Does This Make You Hot Under The Collar?
2021-11-07 at 7:20 PM UTCReuters
Explainer-What's the difference between 1.5°C and 2°C of global warming?
By Kate Abnett
GLASGOW (Reuters) - Over and over at the U.N. climate summit in Glasgow, world leaders have stressed the need to limit global warming to 1.5 degrees Celsius.
The 2015 Paris Agreement commits countries to limit the global average temperature rise to well below 2°C above pre-industrial levels, and to aim for 1.5°C.
Scientists have said crossing the 1.5°C threshold risks unleashing far more severe climate change effects on people, wildlife and ecosystems.
Preventing it requires almost halving global CO2 emissions by 2030 from 2010 levels and cutting them to net-zero by 2050 -- an ambitious task that scientists, financiers, negotiators and activists at COP26 are debating how to achieve and pay for.
WHERE ARE WE NOW?
Already, the world has heated to around 1.1°C above pre-industrial levels. Each of the last four decades was hotter than any decade since 1850.
"We never had such a global warming in only a few decades", said climate scientist Daniela Jacob at the Climate Service Center Germany. "Half a degree means much more extreme weather, and it can be more often, more intense, or extended in duration."
Just this year, torrential rains flooded China and Western Europe, killing hundreds of people. Hundreds more died when temperatures in the Pacific Northwest hit record highs. Greenland saw massive melting events, wildfires ravaged the Mediterranean and Siberia, and record drought hit parts of Brazil.
"Climate change is already affecting every inhabited region across the globe," said climate scientist Rachel Warren at the University of East Anglia.
HEAT, RAIN, DROUGHT
More warming to 1.5°C and beyond will worsen such impacts.
"For every increment of global warming, changes in extremes become larger," said climate scientist Sonia Seneviratne at ETH Zurich.
For example, heatwaves would become both more frequent and more severe.
An extreme heat event that occurred once per decade in a climate without human influence, would happen 4.1 times a decade at 1.5°C of warming, and 5.6 times at 2°C, according to the U.N. climate science panel (IPCC).
Let warming spiral to 4°C, and such an event could occur 9.4 times per decade.
A warmer atmosphere can also hold more moisture, resulting in more extreme rainfall that raises flood risks. It also increases evaporation, leading to more intense droughts.
ICE, SEAS, CORAL REEFS
The difference between 1.5°C and 2°C is critical for Earth's oceans and frozen regions.
"At 1.5°C, there’s a good chance we can prevent most of the Greenland and west Antarctic ice sheet from collapsing," said climate scientist Michael Mann at Pennsylvania State University.
That would help limit sea level rise to a few feet by the end of the century - still a big change that would erode coastlines and inundate some small island states and coastal cities.
But blow past 2°C and the ice sheets could collapse, Mann said, with sea levels rising up to 10 metres (30 feet)- though how quickly that could happen is uncertain.
Warming of 1.5°C would destroy at least 70% of coral reefs, but at 2°C more than 99% would be lost. That would destroy fish habitats and communities that rely on reefs for their food and livelihoods.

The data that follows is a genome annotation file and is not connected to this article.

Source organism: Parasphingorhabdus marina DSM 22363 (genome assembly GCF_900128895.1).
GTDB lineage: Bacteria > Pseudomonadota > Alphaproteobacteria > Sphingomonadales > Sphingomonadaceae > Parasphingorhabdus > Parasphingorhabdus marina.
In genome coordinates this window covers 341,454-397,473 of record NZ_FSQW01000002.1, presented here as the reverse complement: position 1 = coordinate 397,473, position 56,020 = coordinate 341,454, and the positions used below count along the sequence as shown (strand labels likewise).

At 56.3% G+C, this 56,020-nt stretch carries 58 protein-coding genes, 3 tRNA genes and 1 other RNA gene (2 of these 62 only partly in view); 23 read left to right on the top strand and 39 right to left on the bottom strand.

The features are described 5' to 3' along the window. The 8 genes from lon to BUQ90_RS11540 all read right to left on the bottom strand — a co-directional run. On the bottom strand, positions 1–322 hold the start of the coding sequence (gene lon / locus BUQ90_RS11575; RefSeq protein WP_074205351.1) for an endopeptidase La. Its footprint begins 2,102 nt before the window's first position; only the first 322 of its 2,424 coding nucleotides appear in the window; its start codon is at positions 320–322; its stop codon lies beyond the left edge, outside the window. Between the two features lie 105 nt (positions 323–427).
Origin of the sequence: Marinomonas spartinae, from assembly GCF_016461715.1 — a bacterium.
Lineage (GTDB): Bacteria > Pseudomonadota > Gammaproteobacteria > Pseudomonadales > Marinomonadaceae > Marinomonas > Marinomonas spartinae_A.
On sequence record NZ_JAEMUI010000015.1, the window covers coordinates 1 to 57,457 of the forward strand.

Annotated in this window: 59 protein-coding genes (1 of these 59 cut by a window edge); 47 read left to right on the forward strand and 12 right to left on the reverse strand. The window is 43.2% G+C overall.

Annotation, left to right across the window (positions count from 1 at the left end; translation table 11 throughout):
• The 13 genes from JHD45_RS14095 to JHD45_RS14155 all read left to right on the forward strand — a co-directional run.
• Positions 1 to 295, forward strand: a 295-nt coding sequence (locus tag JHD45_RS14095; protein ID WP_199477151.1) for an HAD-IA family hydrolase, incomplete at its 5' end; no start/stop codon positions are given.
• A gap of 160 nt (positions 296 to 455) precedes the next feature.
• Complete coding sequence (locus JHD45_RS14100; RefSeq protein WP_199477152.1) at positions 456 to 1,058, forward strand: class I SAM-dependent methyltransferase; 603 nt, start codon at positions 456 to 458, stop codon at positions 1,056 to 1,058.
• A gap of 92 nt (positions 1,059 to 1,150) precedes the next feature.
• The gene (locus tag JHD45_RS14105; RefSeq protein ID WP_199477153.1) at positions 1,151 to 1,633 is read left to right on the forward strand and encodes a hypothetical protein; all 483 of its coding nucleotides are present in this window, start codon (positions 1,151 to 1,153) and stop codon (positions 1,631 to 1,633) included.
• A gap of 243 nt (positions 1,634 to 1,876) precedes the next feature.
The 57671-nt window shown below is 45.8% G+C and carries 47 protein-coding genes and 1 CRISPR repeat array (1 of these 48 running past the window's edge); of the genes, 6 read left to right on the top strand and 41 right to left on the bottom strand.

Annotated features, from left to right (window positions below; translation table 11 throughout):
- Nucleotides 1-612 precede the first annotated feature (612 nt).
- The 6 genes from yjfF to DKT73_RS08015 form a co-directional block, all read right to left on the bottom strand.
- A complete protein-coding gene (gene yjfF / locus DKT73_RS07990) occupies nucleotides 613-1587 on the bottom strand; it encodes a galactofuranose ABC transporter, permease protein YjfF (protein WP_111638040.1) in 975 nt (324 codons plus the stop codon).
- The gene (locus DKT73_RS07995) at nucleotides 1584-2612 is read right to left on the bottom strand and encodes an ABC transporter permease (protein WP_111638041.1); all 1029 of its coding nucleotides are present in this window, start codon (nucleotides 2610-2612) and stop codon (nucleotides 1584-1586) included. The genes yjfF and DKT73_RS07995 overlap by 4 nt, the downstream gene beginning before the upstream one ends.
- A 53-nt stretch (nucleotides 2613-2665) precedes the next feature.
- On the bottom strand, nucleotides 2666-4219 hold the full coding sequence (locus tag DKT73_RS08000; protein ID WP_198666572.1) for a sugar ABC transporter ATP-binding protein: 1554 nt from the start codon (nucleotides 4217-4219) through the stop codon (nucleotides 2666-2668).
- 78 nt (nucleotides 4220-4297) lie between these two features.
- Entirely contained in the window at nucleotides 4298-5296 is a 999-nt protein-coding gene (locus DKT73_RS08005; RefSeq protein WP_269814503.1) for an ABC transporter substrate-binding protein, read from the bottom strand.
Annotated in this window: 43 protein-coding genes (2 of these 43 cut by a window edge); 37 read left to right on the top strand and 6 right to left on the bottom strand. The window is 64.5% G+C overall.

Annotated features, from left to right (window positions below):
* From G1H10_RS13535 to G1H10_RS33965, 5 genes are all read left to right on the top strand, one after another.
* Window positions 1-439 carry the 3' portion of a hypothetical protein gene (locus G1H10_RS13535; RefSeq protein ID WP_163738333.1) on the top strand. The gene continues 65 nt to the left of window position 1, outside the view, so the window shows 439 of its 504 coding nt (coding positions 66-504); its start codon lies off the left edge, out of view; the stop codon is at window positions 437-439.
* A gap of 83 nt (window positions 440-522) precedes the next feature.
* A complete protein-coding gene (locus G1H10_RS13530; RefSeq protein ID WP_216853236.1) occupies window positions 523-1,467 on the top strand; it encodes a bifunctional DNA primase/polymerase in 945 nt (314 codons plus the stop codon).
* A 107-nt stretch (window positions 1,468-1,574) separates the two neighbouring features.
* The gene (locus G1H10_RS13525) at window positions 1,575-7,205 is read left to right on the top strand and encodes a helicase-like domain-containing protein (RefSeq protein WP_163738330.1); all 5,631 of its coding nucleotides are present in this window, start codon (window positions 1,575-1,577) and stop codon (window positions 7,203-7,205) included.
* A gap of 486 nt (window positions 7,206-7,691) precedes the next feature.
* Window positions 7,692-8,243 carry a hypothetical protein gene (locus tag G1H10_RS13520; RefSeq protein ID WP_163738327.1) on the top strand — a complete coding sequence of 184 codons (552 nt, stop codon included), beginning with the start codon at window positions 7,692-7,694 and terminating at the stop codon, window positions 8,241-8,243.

FOOD, FORESTS, DISEASE
Warming of 2°C, versus 1.5°C, would also increase the impact on food production.
"If you have crop failures in a couple of the breadbaskets of the world at the same time, then you could see extreme food price spikes and hunger and famine across wide swathes of the world," said climate scientist Simon Lewis at University College London.
A warmer world could see the mosquitoes that carry diseases such as malaria and dengue fever expand across a wider range. But 2°C would also see a bigger share of insects and animals lose most of their habitat range, compared with 1.5°C, and increase the risk of forest fires - another risk to wildlife.
As the world heats up, the risk increases that the planet will reach "tipping points", where Earth’s systems cross a threshold that triggers irreversible or cascading impacts. Exactly when those points would be reached is uncertain.
Droughts, reduced rainfall, and continued destruction of the Amazon through deforestation, for example, could see the rainforest system collapse, releasing CO2 into the atmosphere rather than storing it. Or warming Arctic permafrost could cause long-frozen biomass to decompose, releasing vast amount of carbon emissions.
"That's why it's so risky to keep emitting from fossil fuels ... because we're increasing the likelihood that we go over one of those tipping points," Lewis said.
So far, the climate pledges that countries have submitted to the United Nations' registry of pledges put the world on track for 2.7°C of warming. The International Energy Agency said Thursday https://www.reuters.com/business/cop/net-zero-methane-pledges-push-world-near-paris-climate-goal-iea-2021-11-04 that new promises announced at the COP26 summit - if implemented - could hold warming to below 1.8°C, although some experts challenged that calculation. It remains to be seen whether those promises will translate into real-world action.
Warming of 2.7°C would deliver "unliveable heat" for parts of the year across areas of the tropics and subtropics. Biodiversity would be enormously depleted, food security would drop, and extreme weather would exceed most urban infrastructure's capacity to cope, scientists said.
"If we can keep warming below 3°C we likely remain within our adaptive capacity as a civilization, but at 2.7°C warming we would experience great hardship," said Mann.
2021-11-08 at 1:44 AM UTCCan't bother me if i dont read it.